The hard thing to see in these relationship dances is that couples are actually wanting emotional connection, but creating more distance. We all need our partner to see us, tune into how we’re really doing, and love us through hard times. We just may not be so great at asking for connection in ways that work very well.

So, what can you do to increase the odds of keeping your partner close? Here are a few tips out of the EFT approach to try:

Be emotionally present. Emotional presence is the key to connection. Direct face-to-face contact without electronic devices, interruptions, or distractions is essential. You must show up in both body and mind. You don’t have to always make huge amounts of time for each other, but when you are interacting, make sure you’re really genuinely present and doing your best to connect. Otherwise, the connection with you will be no different from connection with a stranger. But since you’re not a stranger, being disconnected from you will probably upset your partner.
Make your relationship a priority. You have to be very intentional and make your relationship a priority if you want to keep your marriage strong. Our society does little to support relationships, so you have to decide yours is important and work on staying connected emotionally.
Move toward each other. When either of you are struggling, try to reach out, rather than being hurtful or pulling away. Talk about what’s really going on with you without casting blame. If you value your partner, he’s much more likely to listen to you.
Be positive. Consistently acknowledge, support, and appreciate your partner, remembering how bad you feel when you’re not receiving these things yourself.

Healing after an Affair


An interesting new study confirms something you perhaps knew intuitively. The findings? When someone forgives and stays with a cheating spouse, we tend to think less of that person, especially if he or she is in a leadership role.

I think there’s definitely a societal expectation to dump a spouse who is caught cheating. Just look at how many more popular songs there are about taking revenge on philanderers vs. taking them back!

At the root of that expectation might be some self-righteousness. People tend to think that an affair would never happen in their marriage. But I can tell you as a psychologist that affairs happen to all types of couples, and that some people who have affairs are the last people you’d ever suspect. Affairs don’t just happen to serial philanderers or die-hard cheaters. They happen to people who love their spouses, care about their marriages and never intended to cheat.

We’re all vulnerable sometimes in our marriages. Dr. Janis Abrahms Spring, a leading expert on the topic of affairs, confirms that there are often external stressors preceding an affair, such as the birth of a child, career success, or job loss. In our busy lives, meeting each other’s needs takes work. And sometimes opportunity lines up with unmet needs and disconnection in a way that leads to an affair.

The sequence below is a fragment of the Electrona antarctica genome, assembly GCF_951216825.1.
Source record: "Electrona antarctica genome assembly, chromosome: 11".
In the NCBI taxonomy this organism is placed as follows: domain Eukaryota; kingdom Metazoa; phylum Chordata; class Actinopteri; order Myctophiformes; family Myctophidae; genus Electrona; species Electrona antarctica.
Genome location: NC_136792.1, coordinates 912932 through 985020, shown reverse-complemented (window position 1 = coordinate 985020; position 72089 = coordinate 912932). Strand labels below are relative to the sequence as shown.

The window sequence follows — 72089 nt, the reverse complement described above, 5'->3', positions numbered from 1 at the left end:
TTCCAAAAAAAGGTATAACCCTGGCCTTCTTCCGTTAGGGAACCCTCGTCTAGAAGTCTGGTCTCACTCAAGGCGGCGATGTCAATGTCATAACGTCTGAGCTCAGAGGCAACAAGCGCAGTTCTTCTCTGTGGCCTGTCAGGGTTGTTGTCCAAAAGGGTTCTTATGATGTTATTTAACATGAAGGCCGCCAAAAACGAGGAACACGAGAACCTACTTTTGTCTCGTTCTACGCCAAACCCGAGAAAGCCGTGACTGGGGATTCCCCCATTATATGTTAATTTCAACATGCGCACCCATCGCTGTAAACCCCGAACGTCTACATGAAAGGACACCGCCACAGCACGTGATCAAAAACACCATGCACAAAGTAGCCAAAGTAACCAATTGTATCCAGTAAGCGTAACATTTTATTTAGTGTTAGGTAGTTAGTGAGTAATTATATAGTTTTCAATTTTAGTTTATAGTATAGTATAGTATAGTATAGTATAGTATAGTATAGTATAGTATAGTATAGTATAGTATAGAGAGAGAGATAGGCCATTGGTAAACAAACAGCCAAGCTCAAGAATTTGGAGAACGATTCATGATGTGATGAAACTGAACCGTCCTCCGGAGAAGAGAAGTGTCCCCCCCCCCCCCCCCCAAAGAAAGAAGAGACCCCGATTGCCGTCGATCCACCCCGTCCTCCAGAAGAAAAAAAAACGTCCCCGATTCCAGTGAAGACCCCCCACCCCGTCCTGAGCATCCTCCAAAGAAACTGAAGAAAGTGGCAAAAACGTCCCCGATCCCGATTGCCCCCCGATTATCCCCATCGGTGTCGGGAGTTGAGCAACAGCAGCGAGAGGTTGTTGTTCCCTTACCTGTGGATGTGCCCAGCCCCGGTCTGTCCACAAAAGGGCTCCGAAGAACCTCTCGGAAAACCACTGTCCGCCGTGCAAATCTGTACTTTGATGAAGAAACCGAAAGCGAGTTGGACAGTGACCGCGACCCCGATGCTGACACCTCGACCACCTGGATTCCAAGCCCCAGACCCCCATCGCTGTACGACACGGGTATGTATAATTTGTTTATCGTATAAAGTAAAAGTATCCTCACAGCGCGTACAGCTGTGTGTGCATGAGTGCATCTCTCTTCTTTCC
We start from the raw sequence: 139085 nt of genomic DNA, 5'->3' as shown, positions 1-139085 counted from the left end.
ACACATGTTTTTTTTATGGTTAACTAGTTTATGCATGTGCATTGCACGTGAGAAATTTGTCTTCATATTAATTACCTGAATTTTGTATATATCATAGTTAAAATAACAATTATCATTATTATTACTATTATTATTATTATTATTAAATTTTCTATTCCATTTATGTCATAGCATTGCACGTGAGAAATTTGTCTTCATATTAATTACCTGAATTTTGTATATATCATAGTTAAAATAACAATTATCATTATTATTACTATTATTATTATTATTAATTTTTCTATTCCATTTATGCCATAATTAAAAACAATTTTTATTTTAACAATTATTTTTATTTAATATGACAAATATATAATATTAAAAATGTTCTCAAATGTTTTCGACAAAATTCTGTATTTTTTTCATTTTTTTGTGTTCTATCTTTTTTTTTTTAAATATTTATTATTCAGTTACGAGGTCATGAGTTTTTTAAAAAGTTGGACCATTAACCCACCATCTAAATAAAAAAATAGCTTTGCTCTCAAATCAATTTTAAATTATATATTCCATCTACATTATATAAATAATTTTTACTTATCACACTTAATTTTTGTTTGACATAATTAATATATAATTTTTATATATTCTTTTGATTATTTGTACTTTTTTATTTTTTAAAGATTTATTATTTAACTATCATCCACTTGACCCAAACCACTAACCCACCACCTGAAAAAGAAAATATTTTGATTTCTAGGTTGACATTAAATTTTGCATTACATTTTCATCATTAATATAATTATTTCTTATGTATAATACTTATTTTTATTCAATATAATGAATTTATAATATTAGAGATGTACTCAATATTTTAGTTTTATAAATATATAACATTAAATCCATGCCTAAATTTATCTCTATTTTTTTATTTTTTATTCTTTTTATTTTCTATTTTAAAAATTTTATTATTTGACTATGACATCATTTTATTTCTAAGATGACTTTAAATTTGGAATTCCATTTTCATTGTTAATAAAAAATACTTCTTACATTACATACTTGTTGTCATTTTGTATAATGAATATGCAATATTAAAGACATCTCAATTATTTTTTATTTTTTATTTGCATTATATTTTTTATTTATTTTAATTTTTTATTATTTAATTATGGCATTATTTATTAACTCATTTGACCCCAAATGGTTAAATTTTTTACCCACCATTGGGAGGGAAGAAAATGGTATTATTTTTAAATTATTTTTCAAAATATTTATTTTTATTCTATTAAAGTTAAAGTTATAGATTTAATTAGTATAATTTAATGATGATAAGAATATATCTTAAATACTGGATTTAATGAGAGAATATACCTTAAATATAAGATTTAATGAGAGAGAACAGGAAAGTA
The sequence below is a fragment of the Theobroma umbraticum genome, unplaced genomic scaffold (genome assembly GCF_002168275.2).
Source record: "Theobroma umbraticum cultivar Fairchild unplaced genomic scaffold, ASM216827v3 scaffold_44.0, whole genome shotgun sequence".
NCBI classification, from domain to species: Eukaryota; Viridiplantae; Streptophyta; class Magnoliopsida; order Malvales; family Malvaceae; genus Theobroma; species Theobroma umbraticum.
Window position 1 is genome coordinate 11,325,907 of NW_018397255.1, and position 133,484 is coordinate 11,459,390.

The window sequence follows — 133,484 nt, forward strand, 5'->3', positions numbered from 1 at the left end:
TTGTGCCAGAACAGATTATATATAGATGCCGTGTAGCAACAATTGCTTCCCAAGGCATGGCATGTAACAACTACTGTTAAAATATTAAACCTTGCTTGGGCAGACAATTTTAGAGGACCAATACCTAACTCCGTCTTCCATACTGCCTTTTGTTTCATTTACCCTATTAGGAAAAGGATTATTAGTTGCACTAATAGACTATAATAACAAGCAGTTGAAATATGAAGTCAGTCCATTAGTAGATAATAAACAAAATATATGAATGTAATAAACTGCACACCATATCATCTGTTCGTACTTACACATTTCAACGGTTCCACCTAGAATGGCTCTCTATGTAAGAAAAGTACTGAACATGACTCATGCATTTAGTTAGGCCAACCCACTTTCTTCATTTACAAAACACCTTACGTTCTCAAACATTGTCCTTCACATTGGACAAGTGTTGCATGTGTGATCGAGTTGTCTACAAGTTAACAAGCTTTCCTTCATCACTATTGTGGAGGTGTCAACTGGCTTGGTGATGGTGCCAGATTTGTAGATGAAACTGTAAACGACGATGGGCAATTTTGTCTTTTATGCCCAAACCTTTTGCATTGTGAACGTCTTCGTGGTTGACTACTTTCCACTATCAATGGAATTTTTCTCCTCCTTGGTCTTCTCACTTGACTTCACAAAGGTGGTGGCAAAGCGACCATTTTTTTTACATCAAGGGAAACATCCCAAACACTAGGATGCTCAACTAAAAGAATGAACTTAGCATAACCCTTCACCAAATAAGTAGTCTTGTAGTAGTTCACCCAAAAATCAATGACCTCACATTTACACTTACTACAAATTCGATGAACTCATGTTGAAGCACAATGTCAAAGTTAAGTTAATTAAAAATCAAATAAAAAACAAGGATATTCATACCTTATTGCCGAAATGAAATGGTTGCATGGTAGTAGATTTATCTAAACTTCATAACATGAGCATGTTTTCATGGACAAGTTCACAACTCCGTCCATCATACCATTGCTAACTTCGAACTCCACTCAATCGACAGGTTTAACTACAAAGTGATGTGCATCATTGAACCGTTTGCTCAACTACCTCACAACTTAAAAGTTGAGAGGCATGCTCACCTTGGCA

Infidelity brings pain and distrust to a relationship, but if both partners still care about the marriage and each other, it doesn’t automatically mean the end of the relationship. (Again, we’re not talking about serial philanderers here — that’s a bigger problem and a very different situation than the average affair.)

How does healing happen? First, the partner who cheated has to be transparent. He must be willing to admit what he has done and acknowledge the hurt it caused. This process goes a lot deeper than just saying “I’m sorry, now let’s move on.”

The unfaithful partner also has to be willing to help the hurt spouse heal. She must answer questions, be with the partner through the considerable pain that comes after an affair and do what she can to help her spouse trust her again. This process can be lengthy and very emotionally difficult.

As scary as it may be, the hurt spouse has to be open to the repair attempts of their partner. Although there is a natural tendency to want to make your spouse “pay” for what they’ve done, in the long run doing so sabotages your attempts to heal. Opening your heart to your partner knowing there’s some risk of being hurt again can be terribly frightening, but if your partner seems genuinely remorseful, know that taking these risks is a critical part of the healing process.

At some point, it’s important for both parties to see if there is anything that made their relationship vulnerable to the affair. Infidelity can be a indication that something else was going wrong in the relationship. According to relationships expert Dr. Sue Johnson, affairs often take root when partners are disconnected or feel unappreciated.

Even though the trust in the marriage has been heavily compromised, the wronged spouse can’t constantly play watchdog. Although shattered trust may never be fully repaired, it doesn’t mean you can’t rebuild a strong, emotionally-close relationship. I’ve seen some clients’ relationships become healthier in many ways after an affair because it forced them to finally deal with their issues.

I wish I could tell you that the path back from infidelity is an easier one, but, contrary to what popular opinion tells us, there is a path there.

Note: If you are dealing with an affair, consider reading After the Affair: Healing the Pain and Rebuilding Trust When a Partner Has Been Unfaithful by Dr. Janis Abrahms Spring for some great advice on dealing with the aftermath of infidelity.